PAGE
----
Now the recent, and very shocking revelations, allege that the attack in Karachi in 2002 is not at all linked to al Qaeda, but rather, appears to be an act of retaliation, pure and simple, from grumbling individuals (or services), who would not have received the promised kickbacks. Indeed, 1994 was a crucial year in French politics, as it witnessed a fierce presidential campaign (bitterly) opposing the eternal contender, Jacques Chirac, and the sitting prime minister, Édouard Balladur. The claim is that the Balladur campaign received “retro-commissions” (commissions taken out of the commissions and sent back to the original sending country) through the Lebanese businessmen, and used as illegal campaign financing. As of now, at least € 10 million appear to have landed in Balladur’s campaign bank accounts, obviously located in some tax haven with an exotic name. The claim, the likelihood of which increases with every new revelation in Paris these days, is that when Chirac was elected in May 1995, he immediately ordered a complete review of all existing arms deals, and in particular, ordered a cessation of all bribes being paid; aware of the retro-commissions, he wanted to make his “friend of 30 years” Balladur pay for the political treachery of having run against him. It seems the bribes were perhaps paid continuously up until 2001, but in any event not in their totality. The working hypothesis is now that the intended recipients of the kickbacks in Pakistan, perhaps served by the ISI, got, err, annoyed about the missing money. And, as alleged by the confidential Nautilus report, commissioned by DCN in the immediate aftermath of the attack, they would have instrumentalised some dimwit to do a suicide bombing as retaliation against the French state. The attack occurred barely a few days after Chirac’s re-election in 2002.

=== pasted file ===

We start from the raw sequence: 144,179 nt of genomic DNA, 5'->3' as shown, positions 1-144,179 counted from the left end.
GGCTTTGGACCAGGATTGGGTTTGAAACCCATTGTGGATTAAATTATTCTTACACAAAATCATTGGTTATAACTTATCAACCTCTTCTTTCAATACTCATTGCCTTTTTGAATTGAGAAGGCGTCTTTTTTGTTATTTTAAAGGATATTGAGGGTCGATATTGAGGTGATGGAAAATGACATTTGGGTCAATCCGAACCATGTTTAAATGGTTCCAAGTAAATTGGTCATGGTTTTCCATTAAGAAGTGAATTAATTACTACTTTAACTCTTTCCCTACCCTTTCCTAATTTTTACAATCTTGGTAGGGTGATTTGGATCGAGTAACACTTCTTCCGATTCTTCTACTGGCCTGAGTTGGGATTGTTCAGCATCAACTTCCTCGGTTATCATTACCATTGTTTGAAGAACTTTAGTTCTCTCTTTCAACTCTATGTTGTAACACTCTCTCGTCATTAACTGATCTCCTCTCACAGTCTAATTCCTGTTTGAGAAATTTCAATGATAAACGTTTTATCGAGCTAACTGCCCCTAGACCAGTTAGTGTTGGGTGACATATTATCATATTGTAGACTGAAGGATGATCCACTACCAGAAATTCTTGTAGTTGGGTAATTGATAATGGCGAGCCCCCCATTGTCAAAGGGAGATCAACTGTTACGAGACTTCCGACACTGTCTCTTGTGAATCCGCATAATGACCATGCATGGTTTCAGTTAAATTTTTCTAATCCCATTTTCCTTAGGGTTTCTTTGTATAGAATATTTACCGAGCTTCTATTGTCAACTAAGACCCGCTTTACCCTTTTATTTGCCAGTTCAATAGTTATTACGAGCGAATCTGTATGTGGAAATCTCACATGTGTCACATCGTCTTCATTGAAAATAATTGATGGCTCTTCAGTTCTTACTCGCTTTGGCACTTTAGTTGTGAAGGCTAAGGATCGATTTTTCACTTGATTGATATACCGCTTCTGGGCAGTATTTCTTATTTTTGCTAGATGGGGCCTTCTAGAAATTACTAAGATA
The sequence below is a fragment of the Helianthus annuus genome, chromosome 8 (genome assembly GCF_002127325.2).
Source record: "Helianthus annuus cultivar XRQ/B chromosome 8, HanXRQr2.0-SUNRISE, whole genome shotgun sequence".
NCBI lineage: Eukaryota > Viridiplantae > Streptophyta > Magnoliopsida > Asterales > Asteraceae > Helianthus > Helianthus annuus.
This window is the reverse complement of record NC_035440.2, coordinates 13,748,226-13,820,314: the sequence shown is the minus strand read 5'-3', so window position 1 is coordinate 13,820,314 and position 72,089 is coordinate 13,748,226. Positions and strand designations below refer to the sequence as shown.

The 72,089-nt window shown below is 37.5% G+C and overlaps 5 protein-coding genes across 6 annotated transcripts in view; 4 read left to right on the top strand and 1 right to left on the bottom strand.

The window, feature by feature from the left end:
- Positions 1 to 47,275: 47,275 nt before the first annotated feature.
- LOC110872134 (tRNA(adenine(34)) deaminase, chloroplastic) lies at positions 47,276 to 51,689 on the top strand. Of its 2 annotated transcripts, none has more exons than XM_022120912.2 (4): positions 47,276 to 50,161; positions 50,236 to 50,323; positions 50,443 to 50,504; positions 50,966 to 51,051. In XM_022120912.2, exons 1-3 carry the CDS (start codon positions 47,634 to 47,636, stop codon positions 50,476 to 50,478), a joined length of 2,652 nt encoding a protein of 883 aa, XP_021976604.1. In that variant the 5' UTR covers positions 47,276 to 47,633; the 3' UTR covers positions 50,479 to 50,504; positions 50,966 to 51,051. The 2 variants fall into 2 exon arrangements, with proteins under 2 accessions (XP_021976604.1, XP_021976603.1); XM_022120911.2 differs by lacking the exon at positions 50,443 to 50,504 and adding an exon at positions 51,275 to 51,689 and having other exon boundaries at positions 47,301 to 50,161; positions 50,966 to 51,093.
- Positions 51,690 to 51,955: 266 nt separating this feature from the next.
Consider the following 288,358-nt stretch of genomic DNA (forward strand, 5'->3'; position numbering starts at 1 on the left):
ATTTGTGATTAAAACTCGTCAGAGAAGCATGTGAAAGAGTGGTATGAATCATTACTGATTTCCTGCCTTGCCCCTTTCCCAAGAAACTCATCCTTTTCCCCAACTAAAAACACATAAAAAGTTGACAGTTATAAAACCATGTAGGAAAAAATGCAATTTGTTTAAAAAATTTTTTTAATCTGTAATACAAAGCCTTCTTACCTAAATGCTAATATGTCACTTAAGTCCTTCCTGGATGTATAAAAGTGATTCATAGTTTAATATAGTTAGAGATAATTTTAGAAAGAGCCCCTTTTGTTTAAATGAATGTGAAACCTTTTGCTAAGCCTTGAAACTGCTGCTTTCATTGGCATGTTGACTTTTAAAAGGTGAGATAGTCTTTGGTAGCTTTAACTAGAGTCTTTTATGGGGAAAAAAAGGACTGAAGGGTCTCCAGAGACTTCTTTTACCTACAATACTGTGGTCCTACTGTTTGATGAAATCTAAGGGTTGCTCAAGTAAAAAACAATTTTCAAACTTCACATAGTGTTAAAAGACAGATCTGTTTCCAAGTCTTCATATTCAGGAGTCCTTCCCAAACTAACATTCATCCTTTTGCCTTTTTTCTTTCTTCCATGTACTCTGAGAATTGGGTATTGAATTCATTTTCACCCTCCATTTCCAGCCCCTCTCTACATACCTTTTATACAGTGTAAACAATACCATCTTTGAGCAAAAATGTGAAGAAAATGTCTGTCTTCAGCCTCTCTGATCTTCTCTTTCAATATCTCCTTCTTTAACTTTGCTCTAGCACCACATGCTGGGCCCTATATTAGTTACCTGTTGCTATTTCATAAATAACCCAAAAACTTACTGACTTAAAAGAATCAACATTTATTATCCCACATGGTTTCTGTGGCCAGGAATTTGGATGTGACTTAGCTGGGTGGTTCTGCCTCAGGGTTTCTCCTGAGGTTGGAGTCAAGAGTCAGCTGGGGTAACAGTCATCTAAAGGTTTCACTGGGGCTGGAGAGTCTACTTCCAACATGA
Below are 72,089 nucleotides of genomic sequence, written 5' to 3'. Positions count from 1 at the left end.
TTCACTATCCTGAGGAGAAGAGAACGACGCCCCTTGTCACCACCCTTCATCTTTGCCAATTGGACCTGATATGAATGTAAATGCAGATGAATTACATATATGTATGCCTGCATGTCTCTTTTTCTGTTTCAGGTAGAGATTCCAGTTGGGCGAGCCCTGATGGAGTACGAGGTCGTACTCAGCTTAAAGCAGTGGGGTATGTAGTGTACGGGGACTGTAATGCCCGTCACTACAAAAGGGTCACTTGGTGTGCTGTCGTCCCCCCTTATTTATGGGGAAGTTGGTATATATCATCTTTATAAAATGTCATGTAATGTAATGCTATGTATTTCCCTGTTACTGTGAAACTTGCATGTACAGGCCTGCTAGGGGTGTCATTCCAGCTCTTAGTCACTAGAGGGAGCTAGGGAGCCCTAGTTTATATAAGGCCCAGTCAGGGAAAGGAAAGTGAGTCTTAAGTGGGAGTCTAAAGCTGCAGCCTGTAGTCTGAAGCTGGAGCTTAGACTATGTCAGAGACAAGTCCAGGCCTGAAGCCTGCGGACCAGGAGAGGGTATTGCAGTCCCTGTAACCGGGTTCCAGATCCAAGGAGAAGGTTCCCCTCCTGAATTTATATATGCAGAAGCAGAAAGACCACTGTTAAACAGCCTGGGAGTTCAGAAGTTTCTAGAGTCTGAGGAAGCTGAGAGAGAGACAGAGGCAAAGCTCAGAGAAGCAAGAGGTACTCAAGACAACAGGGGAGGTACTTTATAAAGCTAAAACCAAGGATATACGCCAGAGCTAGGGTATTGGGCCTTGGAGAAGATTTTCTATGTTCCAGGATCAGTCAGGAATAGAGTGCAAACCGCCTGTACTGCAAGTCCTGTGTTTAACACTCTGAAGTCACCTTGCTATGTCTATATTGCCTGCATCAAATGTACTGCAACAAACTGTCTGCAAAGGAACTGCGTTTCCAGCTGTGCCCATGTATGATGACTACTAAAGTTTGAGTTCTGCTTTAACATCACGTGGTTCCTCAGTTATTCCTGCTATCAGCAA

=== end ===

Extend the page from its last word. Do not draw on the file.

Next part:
Whatever the sordid details of the story, it is turning into an affaire d’état in France, with old friends turning into foes and old foes confirming their status as old foes. Sarkozy, who allegedly authorised the commissions and the retro-commissions back in 1994, and who strongly supported Balladur as presidential candidate, is doing everything in his power, which is not negligible, to prevent the investigation from proceeding. He publicly called the accusations “grotesque” and a “fable” (give it to him — the guy is good at indignantly and self-righteously posturing about his innocence on everything), but the reluctance of his administration to disclose documents and evidence to the investigators is troubling at best. His arch-enemy, former Prime Minister Dominique de Villepin, has publicly confirmed the existence of the retro-commissions, which is not very good news for Sarkozy — though the latest update is that Villepin has withdrawn his accusations. Villepin, also former Secretary General of the Elysée Palace under Chirac’s presidency, is himself cited by the judge as a possible co-conspirator in endangering the lives of the French employees in Pakistan: indeed, as soon as the bribes stopped being paid, the French intelligence services notified a heightened risk to all military or civil personnel stationed in Pakistan. The newly-appointed Minister of Defence, Alain Juppé, an old Chirac hand, might be served with a subpoena to disclose what he knew of the kickbacks. Meanwhile, the families of the deceased, who have been treated as annoying irritants over the years until the appointment of the new investigative judge, impress by their dignity and their will to pursue the matter until the truth is out.
So the drama is unfolding in Paris. Sarkozy’s situation is dire. His cabinet seems to go from one crisis to another, from one scandal to another, from one lie to another. His popularity rating has dropped to unparalleled levels. What is called “Karachigate” in Paris could well be his undoing. Another bomb, political this time, waiting to go off.
The writer is a freelance columnist and can be reached at firstname.lastname@example.org